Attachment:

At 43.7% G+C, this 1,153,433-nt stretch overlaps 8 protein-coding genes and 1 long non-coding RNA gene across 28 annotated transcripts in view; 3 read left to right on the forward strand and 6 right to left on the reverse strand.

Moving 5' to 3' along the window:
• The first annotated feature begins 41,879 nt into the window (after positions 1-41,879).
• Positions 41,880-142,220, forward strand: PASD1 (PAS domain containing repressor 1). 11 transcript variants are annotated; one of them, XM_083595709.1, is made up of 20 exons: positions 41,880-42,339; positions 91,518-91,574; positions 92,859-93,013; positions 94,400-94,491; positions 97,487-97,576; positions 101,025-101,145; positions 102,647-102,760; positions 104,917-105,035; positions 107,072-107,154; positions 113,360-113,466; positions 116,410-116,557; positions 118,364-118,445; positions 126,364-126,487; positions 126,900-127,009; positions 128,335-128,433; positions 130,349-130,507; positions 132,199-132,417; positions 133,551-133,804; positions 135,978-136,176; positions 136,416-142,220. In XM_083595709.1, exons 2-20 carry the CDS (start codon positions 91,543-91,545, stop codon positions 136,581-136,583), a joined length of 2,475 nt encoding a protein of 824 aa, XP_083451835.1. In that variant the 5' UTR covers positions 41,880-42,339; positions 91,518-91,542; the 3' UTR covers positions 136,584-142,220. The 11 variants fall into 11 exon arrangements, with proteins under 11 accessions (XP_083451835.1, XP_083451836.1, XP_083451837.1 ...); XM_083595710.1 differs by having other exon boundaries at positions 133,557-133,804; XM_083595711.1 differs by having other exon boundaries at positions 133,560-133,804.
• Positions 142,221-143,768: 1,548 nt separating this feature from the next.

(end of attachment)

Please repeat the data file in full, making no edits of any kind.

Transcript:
At 43.7% G+C, this 1,153,433-nt stretch overlaps 8 protein-coding genes and 1 long non-coding RNA gene across 28 annotated transcripts in view; 3 read left to right on the forward strand and 6 right to left on the reverse strand.

Moving 5' to 3' along the window:
• The first annotated feature begins 41,879 nt into the window (after positions 1-41,879).
• Positions 41,880-142,220, forward strand: PASD1 (PAS domain containing repressor 1). 11 transcript variants are annotated; one of them, XM_083595709.1, is made up of 20 exons: positions 41,880-42,339; positions 91,518-91,574; positions 92,859-93,013; positions 94,400-94,491; positions 97,487-97,576; positions 101,025-101,145; positions 102,647-102,760; positions 104,917-105,035; positions 107,072-107,154; positions 113,360-113,466; positions 116,410-116,557; positions 118,364-118,445; positions 126,364-126,487; positions 126,900-127,009; positions 128,335-128,433; positions 130,349-130,507; positions 132,199-132,417; positions 133,551-133,804; positions 135,978-136,176; positions 136,416-142,220. In XM_083595709.1, exons 2-20 carry the CDS (start codon positions 91,543-91,545, stop codon positions 136,581-136,583), a joined length of 2,475 nt encoding a protein of 824 aa, XP_083451835.1. In that variant the 5' UTR covers positions 41,880-42,339; positions 91,518-91,542; the 3' UTR covers positions 136,584-142,220. The 11 variants fall into 11 exon arrangements, with proteins under 11 accessions (XP_083451835.1, XP_083451836.1, XP_083451837.1 ...); XM_083595710.1 differs by having other exon boundaries at positions 133,557-133,804; XM_083595711.1 differs by having other exon boundaries at positions 133,560-133,804.
• Positions 142,221-143,768: 1,548 nt separating this feature from the next.